They have a hundred ways of getting your passwords.

1 – They can guess them.  It is incredibly easy to guess so many people’s passwords. In 1000 tries, they’ll guess over 90% of the passwords on the internet.

  • 4.7% of users have the password password;
  • 8.5% have the passwords password or 123456;
  • 9.8% have the passwords password, 123456 or 12345678;
  • 14% have a password from the top 10 passwords
  • 40% have a password from the top 100 passwords
  • 79% have a password from the top 500 passwords
  • 91% have a password from the top 1000 passwords

2 – They can get them from an insecure site.

                When you log onto a website about recipes, they might ask you for a username and password so they can remember your favorite foods. This is not a ‘secure’ website and nobody cares about their security. But if a someone hacks into that website and gets your username and password, then they try this username and password at your bank, will they get in?

3 – They can trick you into revealing them.

                You get an email from your bank that looks perfectly legit. It says you have a message, click here to read it. You click and go to a website that looks exactly like your bank’s website, and you enter your username and password, and see your accounts. Looks fine – but what has actually happed is the hackers made a duplicate of the banks website. When you entered your username and password, they kept a record of it for themselves, and at the same time logged you into your real bank account normally.

4 – They can load a “Trojan Horse” or keylogger on your computer.

                Suddenly a message pops up on your computer saying “Hard drive error, click here to fix.” You click, “Fixing….”, “Repairs successful.” You breathe a sigh of relief. But in fact, that message was not from your computer but from a website and “Fixing…” was actually downloading a program. Every key you type from now on is being sent to the hackers – including your usernames and passwords.

5 – Heartbleed.

                You’ve been hearing about the security flaw – and we will be hearing more. There is a small chance that every password you have ever used has been compromised. Everyone should now change their financial institution and high security passwords. Low-impact passwords like those that no not involve money are not so important.

6 – I have no idea.

                They’ll get us in a ways we can’t even imagine. Through our cellphones, our internet connected televisions, thermostats, and refrigerators?

What can you do?

                Reduce your odds of being hacked and hope for the best. Be vigilant.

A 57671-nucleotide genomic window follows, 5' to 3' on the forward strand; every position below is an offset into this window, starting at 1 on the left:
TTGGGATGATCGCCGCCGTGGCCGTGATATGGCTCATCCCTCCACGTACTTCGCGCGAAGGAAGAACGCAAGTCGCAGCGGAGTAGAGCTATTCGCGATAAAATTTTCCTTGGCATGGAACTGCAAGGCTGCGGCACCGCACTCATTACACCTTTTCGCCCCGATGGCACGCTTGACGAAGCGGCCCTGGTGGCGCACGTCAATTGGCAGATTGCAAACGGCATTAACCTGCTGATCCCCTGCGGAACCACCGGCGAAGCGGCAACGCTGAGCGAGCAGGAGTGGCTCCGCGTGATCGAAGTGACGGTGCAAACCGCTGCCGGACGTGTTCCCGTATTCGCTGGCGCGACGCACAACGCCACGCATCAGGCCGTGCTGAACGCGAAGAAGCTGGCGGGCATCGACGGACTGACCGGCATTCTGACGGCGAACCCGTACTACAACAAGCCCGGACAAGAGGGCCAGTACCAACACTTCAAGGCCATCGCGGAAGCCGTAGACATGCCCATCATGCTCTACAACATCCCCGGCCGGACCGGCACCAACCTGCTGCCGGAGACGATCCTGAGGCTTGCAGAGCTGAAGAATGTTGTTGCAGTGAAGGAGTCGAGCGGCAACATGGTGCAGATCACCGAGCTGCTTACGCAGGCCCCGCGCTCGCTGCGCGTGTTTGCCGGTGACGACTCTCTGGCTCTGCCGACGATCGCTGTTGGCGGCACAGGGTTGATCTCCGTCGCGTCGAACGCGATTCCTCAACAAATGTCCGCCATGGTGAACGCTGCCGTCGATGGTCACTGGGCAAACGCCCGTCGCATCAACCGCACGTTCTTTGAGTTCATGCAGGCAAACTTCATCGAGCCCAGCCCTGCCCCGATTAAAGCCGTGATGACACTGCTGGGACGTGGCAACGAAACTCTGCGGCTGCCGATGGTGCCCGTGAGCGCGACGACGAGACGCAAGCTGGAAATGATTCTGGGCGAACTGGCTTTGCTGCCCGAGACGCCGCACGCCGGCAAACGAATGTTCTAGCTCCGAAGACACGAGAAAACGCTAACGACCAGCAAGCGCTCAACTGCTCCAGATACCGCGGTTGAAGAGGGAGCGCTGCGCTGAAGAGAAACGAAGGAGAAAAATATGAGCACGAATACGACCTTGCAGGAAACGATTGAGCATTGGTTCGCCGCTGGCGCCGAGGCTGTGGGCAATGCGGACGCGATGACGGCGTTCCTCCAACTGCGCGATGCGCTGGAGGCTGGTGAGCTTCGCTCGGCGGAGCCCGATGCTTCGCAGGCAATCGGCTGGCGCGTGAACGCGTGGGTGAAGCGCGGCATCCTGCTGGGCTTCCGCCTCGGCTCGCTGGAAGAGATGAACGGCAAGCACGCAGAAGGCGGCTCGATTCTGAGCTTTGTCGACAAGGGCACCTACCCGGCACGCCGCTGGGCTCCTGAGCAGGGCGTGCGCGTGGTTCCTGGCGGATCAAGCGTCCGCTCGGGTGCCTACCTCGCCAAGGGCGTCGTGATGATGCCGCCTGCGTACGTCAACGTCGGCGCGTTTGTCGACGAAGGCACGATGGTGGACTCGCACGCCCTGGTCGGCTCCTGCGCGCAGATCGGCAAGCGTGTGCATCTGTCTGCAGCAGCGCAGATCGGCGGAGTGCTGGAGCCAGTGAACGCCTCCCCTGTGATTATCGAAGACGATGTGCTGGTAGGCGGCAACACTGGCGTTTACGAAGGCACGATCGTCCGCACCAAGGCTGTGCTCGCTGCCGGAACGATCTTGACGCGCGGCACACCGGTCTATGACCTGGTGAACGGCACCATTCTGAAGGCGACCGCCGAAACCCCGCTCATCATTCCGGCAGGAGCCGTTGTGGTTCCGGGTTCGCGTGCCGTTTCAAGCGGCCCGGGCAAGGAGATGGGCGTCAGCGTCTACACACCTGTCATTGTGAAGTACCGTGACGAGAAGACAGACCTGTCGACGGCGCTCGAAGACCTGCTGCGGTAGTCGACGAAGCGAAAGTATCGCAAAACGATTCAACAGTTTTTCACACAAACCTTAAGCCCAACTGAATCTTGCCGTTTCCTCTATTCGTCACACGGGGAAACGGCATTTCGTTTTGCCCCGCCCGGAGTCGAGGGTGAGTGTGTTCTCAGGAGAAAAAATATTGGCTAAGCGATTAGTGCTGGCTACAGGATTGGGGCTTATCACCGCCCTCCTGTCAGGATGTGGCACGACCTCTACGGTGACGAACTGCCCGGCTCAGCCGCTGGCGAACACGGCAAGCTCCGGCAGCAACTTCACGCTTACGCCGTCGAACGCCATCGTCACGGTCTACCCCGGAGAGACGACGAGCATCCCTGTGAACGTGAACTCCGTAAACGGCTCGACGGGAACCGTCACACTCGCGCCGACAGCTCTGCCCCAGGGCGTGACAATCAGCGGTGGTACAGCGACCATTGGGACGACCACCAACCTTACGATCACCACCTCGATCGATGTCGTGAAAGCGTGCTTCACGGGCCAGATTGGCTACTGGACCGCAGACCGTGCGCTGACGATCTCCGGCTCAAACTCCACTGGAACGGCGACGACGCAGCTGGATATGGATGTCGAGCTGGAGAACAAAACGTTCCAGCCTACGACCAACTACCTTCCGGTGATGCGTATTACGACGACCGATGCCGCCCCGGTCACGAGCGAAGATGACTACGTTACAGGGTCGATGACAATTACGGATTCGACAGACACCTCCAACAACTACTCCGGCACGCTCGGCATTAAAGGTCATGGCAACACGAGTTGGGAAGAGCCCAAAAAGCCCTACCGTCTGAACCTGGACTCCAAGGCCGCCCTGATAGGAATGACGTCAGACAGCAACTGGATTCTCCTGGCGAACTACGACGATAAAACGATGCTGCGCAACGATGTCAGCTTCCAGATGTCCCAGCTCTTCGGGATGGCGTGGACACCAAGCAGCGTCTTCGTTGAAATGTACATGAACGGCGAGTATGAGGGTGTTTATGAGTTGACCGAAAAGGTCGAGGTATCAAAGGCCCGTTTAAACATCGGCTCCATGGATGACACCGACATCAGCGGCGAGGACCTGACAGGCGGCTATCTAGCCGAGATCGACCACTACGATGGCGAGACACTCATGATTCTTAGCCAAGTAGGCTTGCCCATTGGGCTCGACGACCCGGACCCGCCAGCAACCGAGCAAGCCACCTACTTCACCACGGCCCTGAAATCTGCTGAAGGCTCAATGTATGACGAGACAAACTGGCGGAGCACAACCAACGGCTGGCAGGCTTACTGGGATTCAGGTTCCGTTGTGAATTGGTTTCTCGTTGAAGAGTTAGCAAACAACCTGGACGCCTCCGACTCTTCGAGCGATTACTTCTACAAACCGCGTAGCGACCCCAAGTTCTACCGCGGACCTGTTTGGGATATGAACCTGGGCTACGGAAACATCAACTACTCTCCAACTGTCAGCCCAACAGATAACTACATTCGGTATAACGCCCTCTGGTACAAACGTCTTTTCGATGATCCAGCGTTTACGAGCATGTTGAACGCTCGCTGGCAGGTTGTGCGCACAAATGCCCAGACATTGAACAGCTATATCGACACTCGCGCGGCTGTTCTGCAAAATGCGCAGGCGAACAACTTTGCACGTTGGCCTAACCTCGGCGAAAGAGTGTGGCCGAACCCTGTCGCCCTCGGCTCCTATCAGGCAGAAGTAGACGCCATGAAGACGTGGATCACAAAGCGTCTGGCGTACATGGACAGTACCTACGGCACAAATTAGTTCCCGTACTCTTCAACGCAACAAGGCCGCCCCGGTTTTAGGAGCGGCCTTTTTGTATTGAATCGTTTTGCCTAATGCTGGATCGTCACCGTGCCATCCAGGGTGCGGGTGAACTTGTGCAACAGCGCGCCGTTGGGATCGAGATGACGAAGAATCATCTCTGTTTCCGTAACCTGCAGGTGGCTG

A - Check your credit card activity, credit report, and bank balances frequently.

B – Keep up-to-date virus protection on your computer. Norton, TrendMicro, McAfee, Kaspersky are all good.

C – Don’t click links inside emails unless you’re sure they’re taking you where you expect to go. Should you click on the link in item D below? Well, you know me. You know this document is really from me. You can see that the link is actually going to the roboform.com home page. I’d day it’s safe.

D – Use effective password management. Personally, I use Roboform. It remembers passwords for each page and is secure. A free trial is available here: http://www.roboform.com/?affid=m1955.

Here’s some guidance on changing passwords:

Because of the Heartbleed security alert, change all financial-related passwords now. This includes passwords used for banking, credit cards, wire-transfers, and financial institutions. Although you do not need to change local passwords (like Quickbooks), the passwords used to login to banks, credit card institutions, and sites that store credit card information (like Itunes and Amazon) should be changed.

Passwords should be at least 8 characters long, contain at least one upper-case letter (not the first character), one lower-case letter, at least one number and, if allowed by the site, a symbol like ,.?/">~!@#$%^&*()_-+={}[]|\:;"'<>,.?/. Passwords should not contain a common name or word.  As a suggestion, use an acronym. "My son's birthday is at December 4" could be used to remember the password msBDis@1204

 If you need to send the new username and password to someone, send the username by email and the password by TXT message, skype, or other means. Do not label the TXT message with "This is my password:".

 Passwords to different sites can be the same -- as long as the security levels of those sites are the same. For example, use three passwords: 

Level 1 -  Top security banks, investment, and credit cards (Amex, TDBank)

Level 2 -  High security shopping sites that have your credit cards (Amazon, Ebay)

Level 3-  Low security information and research sites (HandicappedPets.net, NakedNews.com, and Dictionary.com)

Passwords should be changed every 90 days. Yes, it’s a pain in the … but Ecommerce is not likely to go away anytime soon.